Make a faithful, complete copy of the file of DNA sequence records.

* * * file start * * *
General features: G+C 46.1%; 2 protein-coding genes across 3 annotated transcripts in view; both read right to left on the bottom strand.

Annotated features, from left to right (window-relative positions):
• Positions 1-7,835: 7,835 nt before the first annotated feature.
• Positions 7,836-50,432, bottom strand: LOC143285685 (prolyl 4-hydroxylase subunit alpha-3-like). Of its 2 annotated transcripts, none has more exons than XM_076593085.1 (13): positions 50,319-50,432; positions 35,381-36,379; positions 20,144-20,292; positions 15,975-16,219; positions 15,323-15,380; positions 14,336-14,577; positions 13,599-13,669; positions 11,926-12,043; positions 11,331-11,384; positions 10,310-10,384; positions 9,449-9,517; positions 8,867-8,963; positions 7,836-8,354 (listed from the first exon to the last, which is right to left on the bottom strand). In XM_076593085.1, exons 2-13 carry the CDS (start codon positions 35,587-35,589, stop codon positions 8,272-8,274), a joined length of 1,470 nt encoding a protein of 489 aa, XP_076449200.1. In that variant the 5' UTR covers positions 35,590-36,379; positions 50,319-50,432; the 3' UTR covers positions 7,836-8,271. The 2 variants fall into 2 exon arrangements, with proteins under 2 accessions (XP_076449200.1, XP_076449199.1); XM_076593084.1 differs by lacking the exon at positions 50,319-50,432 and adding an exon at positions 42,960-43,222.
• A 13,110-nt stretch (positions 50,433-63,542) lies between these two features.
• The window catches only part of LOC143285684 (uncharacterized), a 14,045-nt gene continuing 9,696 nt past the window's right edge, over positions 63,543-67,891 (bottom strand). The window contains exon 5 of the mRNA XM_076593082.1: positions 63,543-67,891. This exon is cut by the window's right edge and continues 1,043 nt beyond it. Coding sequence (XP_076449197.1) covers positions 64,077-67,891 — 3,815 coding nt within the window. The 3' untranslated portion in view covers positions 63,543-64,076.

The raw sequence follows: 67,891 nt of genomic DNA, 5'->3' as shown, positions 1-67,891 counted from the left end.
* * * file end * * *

General features: G+C 46.1%; 2 protein-coding genes across 3 annotated transcripts in view; both read right to left on the bottom strand.

Annotated features, from left to right (window-relative positions):
• Positions 1-7,835: 7,835 nt before the first annotated feature.
• Positions 7,836-50,432, bottom strand: LOC143285685 (prolyl 4-hydroxylase subunit alpha-3-like). Of its 2 annotated transcripts, none has more exons than XM_076593085.1 (13): positions 50,319-50,432; positions 35,381-36,379; positions 20,144-20,292; positions 15,975-16,219; positions 15,323-15,380; positions 14,336-14,577; positions 13,599-13,669; positions 11,926-12,043; positions 11,331-11,384; positions 10,310-10,384; positions 9,449-9,517; positions 8,867-8,963; positions 7,836-8,354 (listed from the first exon to the last, which is right to left on the bottom strand). In XM_076593085.1, exons 2-13 carry the CDS (start codon positions 35,587-35,589, stop codon positions 8,272-8,274), a joined length of 1,470 nt encoding a protein of 489 aa, XP_076449200.1. In that variant the 5' UTR covers positions 35,590-36,379; positions 50,319-50,432; the 3' UTR covers positions 7,836-8,271. The 2 variants fall into 2 exon arrangements, with proteins under 2 accessions (XP_076449200.1, XP_076449199.1); XM_076593084.1 differs by lacking the exon at positions 50,319-50,432 and adding an exon at positions 42,960-43,222.
• A 13,110-nt stretch (positions 50,433-63,542) lies between these two features.
• The window catches only part of LOC143285684 (uncharacterized), a 14,045-nt gene continuing 9,696 nt past the window's right edge, over positions 63,543-67,891 (bottom strand). The window contains exon 5 of the mRNA XM_076593082.1: positions 63,543-67,891. This exon is cut by the window's right edge and continues 1,043 nt beyond it. Coding sequence (XP_076449197.1) covers positions 64,077-67,891 — 3,815 coding nt within the window. The 3' untranslated portion in view covers positions 63,543-64,076.

The raw sequence follows: 67,891 nt of genomic DNA, 5'->3' as shown, positions 1-67,891 counted from the left end.